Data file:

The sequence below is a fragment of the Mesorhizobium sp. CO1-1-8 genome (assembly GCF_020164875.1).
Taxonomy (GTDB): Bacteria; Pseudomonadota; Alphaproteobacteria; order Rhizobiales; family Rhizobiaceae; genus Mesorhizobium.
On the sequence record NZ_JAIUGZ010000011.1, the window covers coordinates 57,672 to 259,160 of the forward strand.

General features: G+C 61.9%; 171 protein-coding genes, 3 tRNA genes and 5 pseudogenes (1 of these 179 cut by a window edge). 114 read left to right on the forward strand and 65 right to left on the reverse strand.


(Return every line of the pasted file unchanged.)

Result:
The sequence below is a fragment of the Mesorhizobium sp. CO1-1-8 genome (assembly GCF_020164875.1).
Taxonomy (GTDB): Bacteria; Pseudomonadota; Alphaproteobacteria; order Rhizobiales; family Rhizobiaceae; genus Mesorhizobium.
On the sequence record NZ_JAIUGZ010000011.1, the window covers coordinates 57,672 to 259,160 of the forward strand.

General features: G+C 61.9%; 171 protein-coding genes, 3 tRNA genes and 5 pseudogenes (1 of these 179 cut by a window edge). 114 read left to right on the forward strand and 65 right to left on the reverse strand.